The developers of Aiken County's master plan for recreation have suggested the implementation of a 2 percent hospitality tax to help funding levels after an examination of countywide rec programs.
By introducing the tax, which would be placed on the sales of prepared meals and beverages, it could help develop recreation projects, according to Clemson University's Department of Parks, Recreation and Tourism Management, the group contracted to develop the master plan.
Dr. Bob Brookover, director of Clemson's Institute for Tourism Research and Development, said the tax could significantly impact revenues while having a minimal impact on taxpayers. Currently, the master plan is only a draft and has not been formally approved by County Council, he added.
The draft plan states that currently, Greenville County's TRAC Plan, a $75-million project which has provided new parks, greenways and a state-of-the-art aquatic center, actually has been funded by hospitality taxes.
Brookover provided an example of the local impact of the tax, explaining that an individual or family who spends $100 a month on prepared food and beverage would only see an increase of $2 per month in taxes.
Emory Langston, Aiken County's Parks, Recreation and Tourism Department assistant director, said that currently, the County's athletic programs operate solely on service fees.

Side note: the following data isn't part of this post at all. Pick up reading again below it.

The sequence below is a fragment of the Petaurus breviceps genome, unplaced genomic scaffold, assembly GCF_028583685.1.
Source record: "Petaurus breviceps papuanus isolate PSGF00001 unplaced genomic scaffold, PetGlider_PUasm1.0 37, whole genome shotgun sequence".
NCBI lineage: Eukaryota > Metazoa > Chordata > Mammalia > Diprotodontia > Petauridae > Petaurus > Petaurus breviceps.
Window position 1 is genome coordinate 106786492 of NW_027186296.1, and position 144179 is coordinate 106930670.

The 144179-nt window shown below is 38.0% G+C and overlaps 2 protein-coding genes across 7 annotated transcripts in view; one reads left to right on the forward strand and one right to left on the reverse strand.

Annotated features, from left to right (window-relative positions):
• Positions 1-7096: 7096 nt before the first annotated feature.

She noted that the County currently is offering three sports programs during the spring season. For the County's youth soccer program, 70 participants are taking part, with a registration fee at $55 per child.
The County's church league adult softball program currently has 11 teams with $300 charged per team.
With the County's Dixie Youth baseball and softball program, 90 participants are taking part this spring with two registration fees, $65 for those signing up early and $70 for later registrations.
The County also offers an instructional soccer league in Wagener, which had 28 participants signed up in the fall of 2012 with a charge of $25 per child.
Funding from the County's general fund, she said, goes toward budgetary items like staff salaries and office operations.
Aiken County Administrator Clay Killian said that participation rates are one of the drivers of the funding levels for rec programs.
“If we have a program that nobody signs up for, we're obviously not going to be able to do it,” he said. “If they're not using a service, we need to figure out a different service that people are wanting or drop one altogether.”
He said some activities that have generally been popular over the years, like softball, have actually experienced a decrease in participation, while other County programs, like youth soccer, appear to be on the upswing.
He said the completion of the County's master plan will help shape the future of recreation programs, particularly the parks and programs which are currently well-used.